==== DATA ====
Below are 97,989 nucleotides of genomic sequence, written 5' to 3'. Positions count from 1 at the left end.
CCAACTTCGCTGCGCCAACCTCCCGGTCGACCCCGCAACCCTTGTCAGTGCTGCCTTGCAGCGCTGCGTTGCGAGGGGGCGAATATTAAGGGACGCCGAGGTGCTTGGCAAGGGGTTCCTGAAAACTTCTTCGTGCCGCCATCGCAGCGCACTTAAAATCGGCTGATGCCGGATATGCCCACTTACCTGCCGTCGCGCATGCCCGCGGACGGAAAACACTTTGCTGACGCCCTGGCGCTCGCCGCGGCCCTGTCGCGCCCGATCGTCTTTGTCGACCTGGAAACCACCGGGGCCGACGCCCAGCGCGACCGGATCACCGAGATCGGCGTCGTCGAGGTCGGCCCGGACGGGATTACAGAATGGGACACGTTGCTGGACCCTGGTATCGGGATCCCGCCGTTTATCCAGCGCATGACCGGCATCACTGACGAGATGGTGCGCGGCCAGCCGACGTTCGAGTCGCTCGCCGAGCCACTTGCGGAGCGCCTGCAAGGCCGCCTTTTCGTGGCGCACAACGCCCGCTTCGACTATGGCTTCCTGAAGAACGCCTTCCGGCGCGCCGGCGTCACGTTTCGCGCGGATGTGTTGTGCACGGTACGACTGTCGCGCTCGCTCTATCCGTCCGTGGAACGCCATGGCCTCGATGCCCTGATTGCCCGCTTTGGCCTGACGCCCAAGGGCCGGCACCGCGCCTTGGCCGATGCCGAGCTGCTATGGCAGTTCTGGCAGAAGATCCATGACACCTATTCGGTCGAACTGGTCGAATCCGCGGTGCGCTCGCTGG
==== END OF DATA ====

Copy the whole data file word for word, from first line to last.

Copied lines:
Below are 97,989 nucleotides of genomic sequence, written 5' to 3'. Positions count from 1 at the left end.
CCAACTTCGCTGCGCCAACCTCCCGGTCGACCCCGCAACCCTTGTCAGTGCTGCCTTGCAGCGCTGCGTTGCGAGGGGGCGAATATTAAGGGACGCCGAGGTGCTTGGCAAGGGGTTCCTGAAAACTTCTTCGTGCCGCCATCGCAGCGCACTTAAAATCGGCTGATGCCGGATATGCCCACTTACCTGCCGTCGCGCATGCCCGCGGACGGAAAACACTTTGCTGACGCCCTGGCGCTCGCCGCGGCCCTGTCGCGCCCGATCGTCTTTGTCGACCTGGAAACCACCGGGGCCGACGCCCAGCGCGACCGGATCACCGAGATCGGCGTCGTCGAGGTCGGCCCGGACGGGATTACAGAATGGGACACGTTGCTGGACCCTGGTATCGGGATCCCGCCGTTTATCCAGCGCATGACCGGCATCACTGACGAGATGGTGCGCGGCCAGCCGACGTTCGAGTCGCTCGCCGAGCCACTTGCGGAGCGCCTGCAAGGCCGCCTTTTCGTGGCGCACAACGCCCGCTTCGACTATGGCTTCCTGAAGAACGCCTTCCGGCGCGCCGGCGTCACGTTTCGCGCGGATGTGTTGTGCACGGTACGACTGTCGCGCTCGCTCTATCCGTCCGTGGAACGCCATGGCCTCGATGCCCTGATTGCCCGCTTTGGCCTGACGCCCAAGGGCCGGCACCGCGCCTTGGCCGATGCCGAGCTGCTATGGCAGTTCTGGCAGAAGATCCATGACACCTATTCGGTCGAACTGGTCGAATCCGCGGTGCGCTCGCTGG